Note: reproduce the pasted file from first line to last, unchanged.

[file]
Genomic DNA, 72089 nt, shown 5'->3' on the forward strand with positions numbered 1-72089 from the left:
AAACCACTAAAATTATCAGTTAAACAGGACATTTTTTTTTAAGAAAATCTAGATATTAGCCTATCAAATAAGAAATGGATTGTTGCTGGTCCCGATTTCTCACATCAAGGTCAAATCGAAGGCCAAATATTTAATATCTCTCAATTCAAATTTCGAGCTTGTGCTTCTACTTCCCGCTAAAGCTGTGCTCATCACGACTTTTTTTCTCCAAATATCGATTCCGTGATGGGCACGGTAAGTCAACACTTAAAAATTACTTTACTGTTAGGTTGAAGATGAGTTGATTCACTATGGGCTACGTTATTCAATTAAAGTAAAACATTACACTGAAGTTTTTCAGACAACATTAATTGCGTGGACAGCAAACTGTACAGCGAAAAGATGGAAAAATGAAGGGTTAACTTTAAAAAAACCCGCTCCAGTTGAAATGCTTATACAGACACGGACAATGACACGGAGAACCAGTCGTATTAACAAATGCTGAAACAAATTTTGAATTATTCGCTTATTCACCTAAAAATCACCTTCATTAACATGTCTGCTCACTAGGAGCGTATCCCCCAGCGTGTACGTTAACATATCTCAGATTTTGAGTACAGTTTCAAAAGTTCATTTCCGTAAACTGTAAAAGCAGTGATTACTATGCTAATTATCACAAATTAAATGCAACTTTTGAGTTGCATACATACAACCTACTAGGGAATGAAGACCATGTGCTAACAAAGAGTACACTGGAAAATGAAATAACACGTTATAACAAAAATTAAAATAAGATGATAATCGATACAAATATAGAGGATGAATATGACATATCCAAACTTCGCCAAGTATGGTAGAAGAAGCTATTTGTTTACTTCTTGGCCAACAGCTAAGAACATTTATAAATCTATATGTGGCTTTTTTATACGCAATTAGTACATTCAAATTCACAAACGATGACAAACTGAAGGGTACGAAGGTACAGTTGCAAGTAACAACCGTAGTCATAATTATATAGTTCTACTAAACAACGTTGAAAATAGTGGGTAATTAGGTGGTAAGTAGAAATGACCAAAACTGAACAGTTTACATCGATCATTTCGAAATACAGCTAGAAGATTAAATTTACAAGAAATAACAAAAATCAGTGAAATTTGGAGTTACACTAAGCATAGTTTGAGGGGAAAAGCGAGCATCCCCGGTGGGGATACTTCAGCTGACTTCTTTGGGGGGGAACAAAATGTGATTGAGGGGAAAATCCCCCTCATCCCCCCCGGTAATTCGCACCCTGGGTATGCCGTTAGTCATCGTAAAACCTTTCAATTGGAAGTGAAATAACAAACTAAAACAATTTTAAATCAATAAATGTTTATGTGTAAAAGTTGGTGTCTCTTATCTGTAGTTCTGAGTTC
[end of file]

Genomic DNA, 72089 nt, shown 5'->3' on the forward strand with positions numbered 1-72089 from the left:
AAACCACTAAAATTATCAGTTAAACAGGACATTTTTTTTTAAGAAAATCTAGATATTAGCCTATCAAATAAGAAATGGATTGTTGCTGGTCCCGATTTCTCACATCAAGGTCAAATCGAAGGCCAAATATTTAATATCTCTCAATTCAAATTTCGAGCTTGTGCTTCTACTTCCCGCTAAAGCTGTGCTCATCACGACTTTTTTTCTCCAAATATCGATTCCGTGATGGGCACGGTAAGTCAACACTTAAAAATTACTTTACTGTTAGGTTGAAGATGAGTTGATTCACTATGGGCTACGTTATTCAATTAAAGTAAAACATTACACTGAAGTTTTTCAGACAACATTAATTGCGTGGACAGCAAACTGTACAGCGAAAAGATGGAAAAATGAAGGGTTAACTTTAAAAAAACCCGCTCCAGTTGAAATGCTTATACAGACACGGACAATGACACGGAGAACCAGTCGTATTAACAAATGCTGAAACAAATTTTGAATTATTCGCTTATTCACCTAAAAATCACCTTCATTAACATGTCTGCTCACTAGGAGCGTATCCCCCAGCGTGTACGTTAACATATCTCAGATTTTGAGTACAGTTTCAAAAGTTCATTTCCGTAAACTGTAAAAGCAGTGATTACTATGCTAATTATCACAAATTAAATGCAACTTTTGAGTTGCATACATACAACCTACTAGGGAATGAAGACCATGTGCTAACAAAGAGTACACTGGAAAATGAAATAACACGTTATAACAAAAATTAAAATAAGATGATAATCGATACAAATATAGAGGATGAATATGACATATCCAAACTTCGCCAAGTATGGTAGAAGAAGCTATTTGTTTACTTCTTGGCCAACAGCTAAGAACATTTATAAATCTATATGTGGCTTTTTTATACGCAATTAGTACATTCAAATTCACAAACGATGACAAACTGAAGGGTACGAAGGTACAGTTGCAAGTAACAACCGTAGTCATAATTATATAGTTCTACTAAACAACGTTGAAAATAGTGGGTAATTAGGTGGTAAGTAGAAATGACCAAAACTGAACAGTTTACATCGATCATTTCGAAATACAGCTAGAAGATTAAATTTACAAGAAATAACAAAAATCAGTGAAATTTGGAGTTACACTAAGCATAGTTTGAGGGGAAAAGCGAGCATCCCCGGTGGGGATACTTCAGCTGACTTCTTTGGGGGGGAACAAAATGTGATTGAGGGGAAAATCCCCCTCATCCCCCCCGGTAATTCGCACCCTGGGTATGCCGTTAGTCATCGTAAAACCTTTCAATTGGAAGTGAAATAACAAACTAAAACAATTTTAAATCAATAAATGTTTATGTGTAAAAGTTGGTGTCTCTTATCTGTAGTTCTGAGTTC